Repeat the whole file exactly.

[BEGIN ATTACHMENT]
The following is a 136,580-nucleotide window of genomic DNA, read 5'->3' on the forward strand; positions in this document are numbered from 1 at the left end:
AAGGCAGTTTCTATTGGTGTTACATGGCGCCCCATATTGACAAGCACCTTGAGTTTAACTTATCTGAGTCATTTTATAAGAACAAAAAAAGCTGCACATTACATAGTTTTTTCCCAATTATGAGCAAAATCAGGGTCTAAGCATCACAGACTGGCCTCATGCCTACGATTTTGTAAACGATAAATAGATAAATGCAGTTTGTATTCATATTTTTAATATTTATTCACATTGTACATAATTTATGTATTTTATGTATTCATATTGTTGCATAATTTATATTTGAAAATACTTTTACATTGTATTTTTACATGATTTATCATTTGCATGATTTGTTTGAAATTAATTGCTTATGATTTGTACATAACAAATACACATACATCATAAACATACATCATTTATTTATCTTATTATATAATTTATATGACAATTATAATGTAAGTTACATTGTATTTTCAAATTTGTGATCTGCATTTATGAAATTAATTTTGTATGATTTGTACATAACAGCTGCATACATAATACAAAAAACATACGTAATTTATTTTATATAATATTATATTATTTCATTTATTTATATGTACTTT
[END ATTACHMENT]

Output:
The following is a 136,580-nucleotide window of genomic DNA, read 5'->3' on the forward strand; positions in this document are numbered from 1 at the left end:
AAGGCAGTTTCTATTGGTGTTACATGGCGCCCCATATTGACAAGCACCTTGAGTTTAACTTATCTGAGTCATTTTATAAGAACAAAAAAAGCTGCACATTACATAGTTTTTTCCCAATTATGAGCAAAATCAGGGTCTAAGCATCACAGACTGGCCTCATGCCTACGATTTTGTAAACGATAAATAGATAAATGCAGTTTGTATTCATATTTTTAATATTTATTCACATTGTACATAATTTATGTATTTTATGTATTCATATTGTTGCATAATTTATATTTGAAAATACTTTTACATTGTATTTTTACATGATTTATCATTTGCATGATTTGTTTGAAATTAATTGCTTATGATTTGTACATAACAAATACACATACATCATAAACATACATCATTTATTTATCTTATTATATAATTTATATGACAATTATAATGTAAGTTACATTGTATTTTCAAATTTGTGATCTGCATTTATGAAATTAATTTTGTATGATTTGTACATAACAGCTGCATACATAATACAAAAAACATACGTAATTTATTTTATATAATATTATATTATTTCATTTATTTATATGTACTTT